What do you feel are your label's main principles and ideals? And in what way has that translated into your work, the way you operate?
I really believe that overthinking is not creative thinking - for me. I´m quite the spontaneous person when you meet me, and that reflects in my work as well. Despite that, I try to learn to be more of a planner as I´ve experienced the perks of knowing your limits work wise and to be able to plan your time. It´s a balance for me to not plan too much, and still be as creative and spontaneous I need to be to let the flow going. My spontaneous side has reflected on my work in that sense that I rarely throw anything. I usually tend to use all of my pieces in one way or another.
“Even if I know that I could maybe do it ”better” the next time or the time after that, I find it important to see the beauty in the firsts.”
I believe that what I produce at the first time I draw/paint/create something new - is rare and I like that. It´s honest. Even if I know that I could maybe do it ”better” the next time or the time after that, I find it important to see the beauty in the firsts. And also, I find it quite tedious to create the exact same thing over and over again. That´s one of the perks of being my own boss, I do what I want with what I have.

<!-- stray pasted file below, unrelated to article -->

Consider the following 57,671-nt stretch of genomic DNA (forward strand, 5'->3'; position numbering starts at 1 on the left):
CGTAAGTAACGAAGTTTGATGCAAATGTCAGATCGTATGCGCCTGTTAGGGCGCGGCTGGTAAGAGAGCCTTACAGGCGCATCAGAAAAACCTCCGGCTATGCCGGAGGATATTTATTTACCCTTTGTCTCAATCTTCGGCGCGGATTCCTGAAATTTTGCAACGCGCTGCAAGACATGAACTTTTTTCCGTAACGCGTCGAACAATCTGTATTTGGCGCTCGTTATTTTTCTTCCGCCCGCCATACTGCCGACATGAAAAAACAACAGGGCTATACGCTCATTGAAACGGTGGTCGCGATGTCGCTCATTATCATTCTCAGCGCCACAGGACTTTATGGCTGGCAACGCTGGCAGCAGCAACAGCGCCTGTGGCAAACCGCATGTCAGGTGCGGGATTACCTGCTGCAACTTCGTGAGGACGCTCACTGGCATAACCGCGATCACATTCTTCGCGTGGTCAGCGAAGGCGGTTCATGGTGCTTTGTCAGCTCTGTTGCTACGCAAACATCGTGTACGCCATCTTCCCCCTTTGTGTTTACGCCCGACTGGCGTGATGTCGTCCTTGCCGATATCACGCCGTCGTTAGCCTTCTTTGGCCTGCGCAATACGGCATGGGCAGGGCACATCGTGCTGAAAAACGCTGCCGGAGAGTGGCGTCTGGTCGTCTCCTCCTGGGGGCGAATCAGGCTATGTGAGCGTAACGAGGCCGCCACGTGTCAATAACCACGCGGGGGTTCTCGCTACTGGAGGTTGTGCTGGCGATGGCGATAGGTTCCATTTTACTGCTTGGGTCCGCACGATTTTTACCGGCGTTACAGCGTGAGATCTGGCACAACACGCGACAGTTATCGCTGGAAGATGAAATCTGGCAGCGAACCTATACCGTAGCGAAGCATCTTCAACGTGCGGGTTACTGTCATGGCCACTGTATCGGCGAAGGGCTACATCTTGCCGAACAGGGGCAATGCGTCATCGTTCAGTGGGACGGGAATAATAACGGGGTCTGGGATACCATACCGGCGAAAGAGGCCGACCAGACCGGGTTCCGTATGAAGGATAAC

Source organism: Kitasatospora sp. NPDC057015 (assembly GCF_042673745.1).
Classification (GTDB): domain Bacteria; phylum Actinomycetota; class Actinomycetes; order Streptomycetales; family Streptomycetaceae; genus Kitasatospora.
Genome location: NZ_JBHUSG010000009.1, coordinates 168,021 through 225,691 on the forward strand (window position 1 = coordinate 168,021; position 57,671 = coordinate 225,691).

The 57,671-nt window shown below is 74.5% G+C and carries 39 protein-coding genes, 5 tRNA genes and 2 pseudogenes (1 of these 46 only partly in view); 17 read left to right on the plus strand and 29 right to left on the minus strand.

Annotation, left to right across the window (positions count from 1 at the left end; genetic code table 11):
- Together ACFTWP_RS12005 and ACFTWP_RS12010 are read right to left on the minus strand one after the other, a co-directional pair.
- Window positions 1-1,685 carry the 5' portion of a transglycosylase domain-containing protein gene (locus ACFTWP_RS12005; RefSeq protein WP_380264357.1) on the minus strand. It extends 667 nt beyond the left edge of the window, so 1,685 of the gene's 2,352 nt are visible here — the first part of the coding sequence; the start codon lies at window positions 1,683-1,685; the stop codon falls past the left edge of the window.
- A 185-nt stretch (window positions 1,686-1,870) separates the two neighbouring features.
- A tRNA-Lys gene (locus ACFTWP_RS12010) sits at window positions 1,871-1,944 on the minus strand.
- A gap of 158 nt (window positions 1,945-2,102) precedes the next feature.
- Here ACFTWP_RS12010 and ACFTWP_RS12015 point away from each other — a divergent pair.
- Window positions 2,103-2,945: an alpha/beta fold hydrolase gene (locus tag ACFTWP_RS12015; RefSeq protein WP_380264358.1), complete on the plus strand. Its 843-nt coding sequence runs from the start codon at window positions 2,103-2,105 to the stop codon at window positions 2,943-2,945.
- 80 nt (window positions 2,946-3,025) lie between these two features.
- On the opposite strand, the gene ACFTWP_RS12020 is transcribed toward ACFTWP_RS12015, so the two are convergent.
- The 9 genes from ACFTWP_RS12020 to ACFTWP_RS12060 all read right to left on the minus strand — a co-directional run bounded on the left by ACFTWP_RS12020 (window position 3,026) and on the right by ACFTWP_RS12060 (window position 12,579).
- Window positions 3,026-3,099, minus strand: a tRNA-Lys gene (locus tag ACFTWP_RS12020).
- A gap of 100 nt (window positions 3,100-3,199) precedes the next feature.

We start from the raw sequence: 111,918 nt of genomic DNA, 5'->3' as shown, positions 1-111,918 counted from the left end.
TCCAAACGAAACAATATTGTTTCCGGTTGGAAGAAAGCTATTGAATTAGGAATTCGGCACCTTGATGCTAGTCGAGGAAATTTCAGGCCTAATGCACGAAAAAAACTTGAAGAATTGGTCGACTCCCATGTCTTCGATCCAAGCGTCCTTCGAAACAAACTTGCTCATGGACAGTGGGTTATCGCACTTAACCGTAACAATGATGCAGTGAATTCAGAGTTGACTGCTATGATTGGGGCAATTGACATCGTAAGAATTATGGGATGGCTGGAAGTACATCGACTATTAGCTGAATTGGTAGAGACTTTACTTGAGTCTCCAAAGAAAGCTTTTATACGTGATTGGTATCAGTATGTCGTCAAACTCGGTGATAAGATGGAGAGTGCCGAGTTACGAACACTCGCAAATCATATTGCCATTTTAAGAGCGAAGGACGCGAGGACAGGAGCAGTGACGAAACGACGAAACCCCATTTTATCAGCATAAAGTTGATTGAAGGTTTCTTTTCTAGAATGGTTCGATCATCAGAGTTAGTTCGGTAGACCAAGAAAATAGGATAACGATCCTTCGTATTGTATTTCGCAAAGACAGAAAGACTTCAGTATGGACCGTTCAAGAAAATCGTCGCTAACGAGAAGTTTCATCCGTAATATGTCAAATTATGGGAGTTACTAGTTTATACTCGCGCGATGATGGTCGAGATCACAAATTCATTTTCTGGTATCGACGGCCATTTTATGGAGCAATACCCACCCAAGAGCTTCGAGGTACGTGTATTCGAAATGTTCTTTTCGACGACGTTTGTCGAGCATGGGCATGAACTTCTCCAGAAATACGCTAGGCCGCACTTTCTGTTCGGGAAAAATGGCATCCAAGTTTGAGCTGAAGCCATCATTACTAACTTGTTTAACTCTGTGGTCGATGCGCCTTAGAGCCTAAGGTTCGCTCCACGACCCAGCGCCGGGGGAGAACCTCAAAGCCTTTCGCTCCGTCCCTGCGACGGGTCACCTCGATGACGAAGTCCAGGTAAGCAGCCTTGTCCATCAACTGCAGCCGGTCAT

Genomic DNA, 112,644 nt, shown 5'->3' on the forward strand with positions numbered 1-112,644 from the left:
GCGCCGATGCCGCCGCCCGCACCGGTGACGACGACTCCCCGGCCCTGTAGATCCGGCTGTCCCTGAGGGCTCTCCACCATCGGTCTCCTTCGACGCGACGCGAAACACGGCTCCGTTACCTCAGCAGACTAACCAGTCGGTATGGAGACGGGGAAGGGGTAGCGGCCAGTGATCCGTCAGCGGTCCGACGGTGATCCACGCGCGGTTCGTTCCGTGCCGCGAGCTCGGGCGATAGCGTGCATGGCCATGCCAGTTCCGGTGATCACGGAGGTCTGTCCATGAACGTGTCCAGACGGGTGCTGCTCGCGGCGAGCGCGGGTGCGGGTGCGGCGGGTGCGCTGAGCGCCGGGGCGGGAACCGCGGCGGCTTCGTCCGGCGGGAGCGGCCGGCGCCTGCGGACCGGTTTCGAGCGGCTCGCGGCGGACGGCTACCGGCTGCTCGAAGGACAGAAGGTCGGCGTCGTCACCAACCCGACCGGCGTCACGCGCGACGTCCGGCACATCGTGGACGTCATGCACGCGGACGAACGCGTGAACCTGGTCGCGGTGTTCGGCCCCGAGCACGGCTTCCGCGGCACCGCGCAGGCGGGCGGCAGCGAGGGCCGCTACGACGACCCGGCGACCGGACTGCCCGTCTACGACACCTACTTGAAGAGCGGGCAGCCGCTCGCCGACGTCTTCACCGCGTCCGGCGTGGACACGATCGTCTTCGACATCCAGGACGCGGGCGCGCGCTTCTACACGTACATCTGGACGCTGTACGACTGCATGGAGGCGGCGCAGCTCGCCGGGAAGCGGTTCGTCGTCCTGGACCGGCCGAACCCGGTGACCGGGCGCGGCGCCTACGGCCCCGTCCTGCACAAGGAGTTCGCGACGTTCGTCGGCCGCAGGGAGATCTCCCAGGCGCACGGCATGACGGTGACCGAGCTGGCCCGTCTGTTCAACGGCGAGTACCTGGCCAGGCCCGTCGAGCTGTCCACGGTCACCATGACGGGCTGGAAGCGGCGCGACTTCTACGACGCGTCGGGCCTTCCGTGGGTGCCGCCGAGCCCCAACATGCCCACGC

What is the story behind your creations?
I always make things that I personally like at that moment. So, if I'm into drawing tiny little circles, that is what I'll do and that is what goes all the way to the print shop. So, my story is always different with every single art print that I produce. And sometimes there's not even a story, there´s only a collection of meditation - drawn on a paper.
What's the highlight feature of your creation?
My art is printed on high quality paper, 270 grams in every size except for 50*70 and 70*100cm which is printed on 170 grams paper (to be able to roll them). I’m very selective when it comes to the printing stage. I think that if one buys a print of an original, it must look exactly as the original. That is the most important thing about my products.